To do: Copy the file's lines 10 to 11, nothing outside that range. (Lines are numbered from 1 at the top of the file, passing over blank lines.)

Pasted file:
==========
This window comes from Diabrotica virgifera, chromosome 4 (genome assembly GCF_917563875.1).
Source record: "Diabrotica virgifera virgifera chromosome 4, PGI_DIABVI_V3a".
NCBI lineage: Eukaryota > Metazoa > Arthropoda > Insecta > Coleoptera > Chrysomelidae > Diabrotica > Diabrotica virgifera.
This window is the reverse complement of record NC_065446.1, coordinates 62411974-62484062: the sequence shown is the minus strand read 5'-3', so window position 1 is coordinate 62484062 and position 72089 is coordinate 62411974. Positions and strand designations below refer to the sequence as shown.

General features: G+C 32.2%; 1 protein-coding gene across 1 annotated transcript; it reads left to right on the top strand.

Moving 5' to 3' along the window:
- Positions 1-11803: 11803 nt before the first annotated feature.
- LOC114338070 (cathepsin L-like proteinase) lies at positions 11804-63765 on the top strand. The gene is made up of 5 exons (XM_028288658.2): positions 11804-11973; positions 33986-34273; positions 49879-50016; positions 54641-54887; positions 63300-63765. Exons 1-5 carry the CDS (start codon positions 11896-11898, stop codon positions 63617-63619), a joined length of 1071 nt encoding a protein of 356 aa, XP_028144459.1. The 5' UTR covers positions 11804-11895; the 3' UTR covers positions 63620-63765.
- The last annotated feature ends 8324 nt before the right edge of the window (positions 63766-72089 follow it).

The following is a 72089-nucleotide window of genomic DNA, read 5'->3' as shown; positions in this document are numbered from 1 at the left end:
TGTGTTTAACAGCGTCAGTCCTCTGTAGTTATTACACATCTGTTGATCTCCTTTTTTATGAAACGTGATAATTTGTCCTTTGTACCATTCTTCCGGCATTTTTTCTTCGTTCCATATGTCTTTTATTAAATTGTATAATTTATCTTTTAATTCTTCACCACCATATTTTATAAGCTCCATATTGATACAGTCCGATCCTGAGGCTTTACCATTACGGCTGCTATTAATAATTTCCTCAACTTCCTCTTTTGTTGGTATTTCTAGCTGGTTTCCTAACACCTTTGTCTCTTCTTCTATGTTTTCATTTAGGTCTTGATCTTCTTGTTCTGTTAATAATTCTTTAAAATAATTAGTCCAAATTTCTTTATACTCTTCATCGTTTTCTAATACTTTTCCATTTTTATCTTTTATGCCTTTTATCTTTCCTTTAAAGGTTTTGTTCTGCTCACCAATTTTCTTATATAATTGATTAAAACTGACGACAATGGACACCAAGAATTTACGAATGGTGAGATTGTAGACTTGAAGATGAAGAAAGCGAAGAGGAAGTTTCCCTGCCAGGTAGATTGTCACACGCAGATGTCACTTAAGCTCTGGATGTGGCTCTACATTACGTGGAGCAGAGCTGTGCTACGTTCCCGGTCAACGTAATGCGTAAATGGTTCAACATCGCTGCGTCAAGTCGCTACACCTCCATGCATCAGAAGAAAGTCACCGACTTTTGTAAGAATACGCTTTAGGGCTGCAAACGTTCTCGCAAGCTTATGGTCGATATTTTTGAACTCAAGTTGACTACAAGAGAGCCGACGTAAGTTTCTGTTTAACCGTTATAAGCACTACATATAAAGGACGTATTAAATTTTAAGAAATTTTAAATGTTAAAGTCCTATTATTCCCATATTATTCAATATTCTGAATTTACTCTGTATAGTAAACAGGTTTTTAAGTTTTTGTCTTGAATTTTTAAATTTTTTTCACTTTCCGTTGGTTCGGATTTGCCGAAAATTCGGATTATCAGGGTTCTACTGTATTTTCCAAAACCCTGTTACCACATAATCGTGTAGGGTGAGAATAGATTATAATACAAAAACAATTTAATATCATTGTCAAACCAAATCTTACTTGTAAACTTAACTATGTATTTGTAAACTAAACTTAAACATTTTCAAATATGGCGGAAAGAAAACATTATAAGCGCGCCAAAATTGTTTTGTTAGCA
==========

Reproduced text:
The following is a 72089-nucleotide window of genomic DNA, read 5'->3' as shown; positions in this document are numbered from 1 at the left end:
TGTGTTTAACAGCGTCAGTCCTCTGTAGTTATTACACATCTGTTGATCTCCTTTTTTATGAAACGTGATAATTTGTCCTTTGTACCATTCTTCCGGCATTTTTTCTTCGTTCCATATGTCTTTTATTAAATTGTATAATTTATCTTTTAATTCTTCACCACCATATTTTATAAGCTCCATATTGATACAGTCCGATCCTGAGGCTTTACCATTACGGCTGCTATTAATAATTTCCTCAACTTCCTCTTTTGTTGGTATTTCTAGCTGGTTTCCTAACACCTTTGTCTCTTCTTCTATGTTTTCATTTAGGTCTTGATCTTCTTGTTCTGTTAATAATTCTTTAAAATAATTAGTCCAAATTTCTTTATACTCTTCATCGTTTTCTAATACTTTTCCATTTTTATCTTTTATGCCTTTTATCTTTCCTTTAAAGGTTTTGTTCTGCTCACCAATTTTCTTATATAATTGATTAAAACTGACGACAATGGACACCAAGAATTTACGAATGGTGAGATTGTAGACTTGAAGATGAAGAAAGCGAAGAGGAAGTTTCCCTGCCAGGTAGATTGTCACACGCAGATGTCACTTAAGCTCTGGATGTGGCTCTACATTACGTGGAGCAGAGCTGTGCTACGTTCCCGGTCAACGTAATGCGTAAATGGTTCAACATCGCTGCGTCAAGTCGCTACACCTCCATGCATCAGAAGAAAGTCACCGACTTTTGTAAGAATACGCTTTAGGGCTGCAAACGTTCTCGCAAGCTTATGGTCGATATTTTTGAACTCAAGTTGACTACAAGAGAGCCGACGTAAGTTTCTGTTTAACCGTTATAAGCACTACATATAAAGGACGTATTAAATTTTAAGAAATTTTAAATGTTAAAGTCCTATTATTCCCATATTATTCAATATTCTGAATTTACTCTGTATAGTAAACAGGTTTTTAAGTTTTTGTCTTGAATTTTTAAATTTTTTTCACTTTCCGTTGGTTCGGATTTGCCGAAAATTCGGATTATCAGGGTTCTACTGTATTTTCCAAAACCCTGTTACCACATAATCGTGTAGGGTGAGAATAGATTATAATACAAAAACAATTTAATATCATTGTCAAACCAAATCTTACTTGTAAACTTAACTATGTATTTGTAAACTAAACTTAAACATTTTCAAATATGGCGGAAAGAAAACATTATAAGCGCGCCAAAATTGTTTTGTTAGCA